Byzantine, medieval and early modern western intellectual and cultural history, cross-cul-tural exchanges between Byzantium and Italy, Byzantine historiography and politicalthought, constitutional history of medieval and early modern Italy; Italian city-states;myth of Venice”; Italian humanism; reception of classical political thought* I would like to thank Christos Baloglou, Börje Bydén, Jonathan Harris, Walter Kaegi, Anthony Kaldellis, George Karamanolis, Dimitris Krallis, Stelios Lampakis, Leslie Mac-Coull, Dominic O’Meara, Chris Schabel, and Alfred Vincent for their insightful com-ments on early drafts of this paper.—
Note on transliteration:
I have used directtransliterations from the Greek for proper names (e.g. Kottunios instead of Cottunios),but I chose non-transliteration for names which have passed into English usage (e.g. Johninstead of Ioannes, George instead of Georgios, Matthew instead of Matthaios). In my transliteration of Greek names and terms, I have used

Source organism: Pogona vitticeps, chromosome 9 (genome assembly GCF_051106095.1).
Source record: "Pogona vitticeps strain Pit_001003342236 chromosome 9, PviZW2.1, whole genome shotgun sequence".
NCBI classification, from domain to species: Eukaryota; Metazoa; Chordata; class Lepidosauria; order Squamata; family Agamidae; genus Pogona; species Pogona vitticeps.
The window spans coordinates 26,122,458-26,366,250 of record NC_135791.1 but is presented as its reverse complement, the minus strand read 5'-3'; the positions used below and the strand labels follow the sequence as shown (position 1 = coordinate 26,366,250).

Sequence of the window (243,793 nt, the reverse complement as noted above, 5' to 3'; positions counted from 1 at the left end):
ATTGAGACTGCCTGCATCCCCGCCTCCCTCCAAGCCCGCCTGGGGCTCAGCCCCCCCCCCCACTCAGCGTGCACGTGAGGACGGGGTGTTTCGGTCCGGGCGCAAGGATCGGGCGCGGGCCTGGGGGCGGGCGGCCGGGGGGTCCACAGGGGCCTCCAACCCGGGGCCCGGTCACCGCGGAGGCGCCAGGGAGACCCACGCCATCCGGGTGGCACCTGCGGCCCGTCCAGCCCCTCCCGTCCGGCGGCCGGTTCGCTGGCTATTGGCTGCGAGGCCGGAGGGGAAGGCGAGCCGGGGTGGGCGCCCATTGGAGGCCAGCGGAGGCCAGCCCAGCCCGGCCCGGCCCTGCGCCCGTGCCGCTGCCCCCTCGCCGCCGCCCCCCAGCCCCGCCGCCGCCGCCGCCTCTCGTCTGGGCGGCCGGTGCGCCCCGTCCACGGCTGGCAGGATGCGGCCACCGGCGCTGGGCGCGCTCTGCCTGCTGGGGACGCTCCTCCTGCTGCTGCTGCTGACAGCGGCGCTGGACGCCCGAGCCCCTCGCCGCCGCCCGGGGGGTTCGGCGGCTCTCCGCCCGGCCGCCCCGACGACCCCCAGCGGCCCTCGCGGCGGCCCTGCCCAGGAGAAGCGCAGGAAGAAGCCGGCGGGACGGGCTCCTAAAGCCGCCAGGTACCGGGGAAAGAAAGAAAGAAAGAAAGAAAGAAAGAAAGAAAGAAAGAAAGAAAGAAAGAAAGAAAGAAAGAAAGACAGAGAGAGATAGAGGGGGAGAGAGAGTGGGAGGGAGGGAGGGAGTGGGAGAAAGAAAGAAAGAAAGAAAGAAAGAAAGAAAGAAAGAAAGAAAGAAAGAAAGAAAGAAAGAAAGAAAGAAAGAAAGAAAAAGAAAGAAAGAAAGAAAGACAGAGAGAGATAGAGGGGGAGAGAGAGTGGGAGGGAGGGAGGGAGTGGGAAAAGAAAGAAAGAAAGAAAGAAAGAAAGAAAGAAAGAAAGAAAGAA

V. Syros / Journal of Early Modern History 14 (2010) 451-504 
 While there is a good deal of scholarship on the economic and diplomaticrelations between Byzantium and medieval Italy, notably Genoa andVenice, the topic of Byzantines’ views about the political and constitu-tional arrangements of the medieval Italian city-states has to date beenaddressed in piecemeal fashion. Tis paper purports to fill this lacuna by examining the ways in which a number of major Byzantine and post-Byz-antine political writers and historians contemplated the political organiza-tion of the Italian cities. A great multiplicity and diversity of sourcescould be consulted, such as popular legends or songs as well as politicalworks advocating ideas reminiscent of the constitutional practices fol-lowed in the Italian city-states.